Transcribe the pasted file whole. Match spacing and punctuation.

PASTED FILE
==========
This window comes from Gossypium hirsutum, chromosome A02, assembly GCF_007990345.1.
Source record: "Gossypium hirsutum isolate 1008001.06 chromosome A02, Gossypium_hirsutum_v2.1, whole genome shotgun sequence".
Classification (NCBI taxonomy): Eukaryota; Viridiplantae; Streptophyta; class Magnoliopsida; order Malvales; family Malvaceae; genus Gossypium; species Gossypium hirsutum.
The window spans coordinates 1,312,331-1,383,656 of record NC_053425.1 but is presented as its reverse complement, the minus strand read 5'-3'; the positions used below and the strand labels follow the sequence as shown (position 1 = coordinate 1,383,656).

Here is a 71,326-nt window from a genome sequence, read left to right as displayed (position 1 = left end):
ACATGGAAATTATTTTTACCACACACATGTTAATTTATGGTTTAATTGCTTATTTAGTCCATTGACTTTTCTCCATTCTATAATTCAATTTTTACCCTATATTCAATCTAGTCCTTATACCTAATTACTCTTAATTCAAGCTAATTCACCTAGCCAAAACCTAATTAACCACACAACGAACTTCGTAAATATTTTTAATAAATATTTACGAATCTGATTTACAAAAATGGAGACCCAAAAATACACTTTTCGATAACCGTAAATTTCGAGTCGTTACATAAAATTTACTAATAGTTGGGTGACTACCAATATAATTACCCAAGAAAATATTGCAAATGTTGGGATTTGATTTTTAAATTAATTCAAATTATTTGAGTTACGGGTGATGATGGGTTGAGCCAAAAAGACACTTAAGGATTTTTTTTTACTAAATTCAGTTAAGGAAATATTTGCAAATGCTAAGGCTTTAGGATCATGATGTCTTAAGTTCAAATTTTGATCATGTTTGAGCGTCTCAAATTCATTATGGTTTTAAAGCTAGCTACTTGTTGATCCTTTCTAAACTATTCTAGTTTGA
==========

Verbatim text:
This window comes from Gossypium hirsutum, chromosome A02, assembly GCF_007990345.1.
Source record: "Gossypium hirsutum isolate 1008001.06 chromosome A02, Gossypium_hirsutum_v2.1, whole genome shotgun sequence".
Classification (NCBI taxonomy): Eukaryota; Viridiplantae; Streptophyta; class Magnoliopsida; order Malvales; family Malvaceae; genus Gossypium; species Gossypium hirsutum.
The window spans coordinates 1,312,331-1,383,656 of record NC_053425.1 but is presented as its reverse complement, the minus strand read 5'-3'; the positions used below and the strand labels follow the sequence as shown (position 1 = coordinate 1,383,656).

Here is a 71,326-nt window from a genome sequence, read left to right as displayed (position 1 = left end):
ACATGGAAATTATTTTTACCACACACATGTTAATTTATGGTTTAATTGCTTATTTAGTCCATTGACTTTTCTCCATTCTATAATTCAATTTTTACCCTATATTCAATCTAGTCCTTATACCTAATTACTCTTAATTCAAGCTAATTCACCTAGCCAAAACCTAATTAACCACACAACGAACTTCGTAAATATTTTTAATAAATATTTACGAATCTGATTTACAAAAATGGAGACCCAAAAATACACTTTTCGATAACCGTAAATTTCGAGTCGTTACATAAAATTTACTAATAGTTGGGTGACTACCAATATAATTACCCAAGAAAATATTGCAAATGTTGGGATTTGATTTTTAAATTAATTCAAATTATTTGAGTTACGGGTGATGATGGGTTGAGCCAAAAAGACACTTAAGGATTTTTTTTTACTAAATTCAGTTAAGGAAATATTTGCAAATGCTAAGGCTTTAGGATCATGATGTCTTAAGTTCAAATTTTGATCATGTTTGAGCGTCTCAAATTCATTATGGTTTTAAAGCTAGCTACTTGTTGATCCTTTCTAAACTATTCTAGTTTGA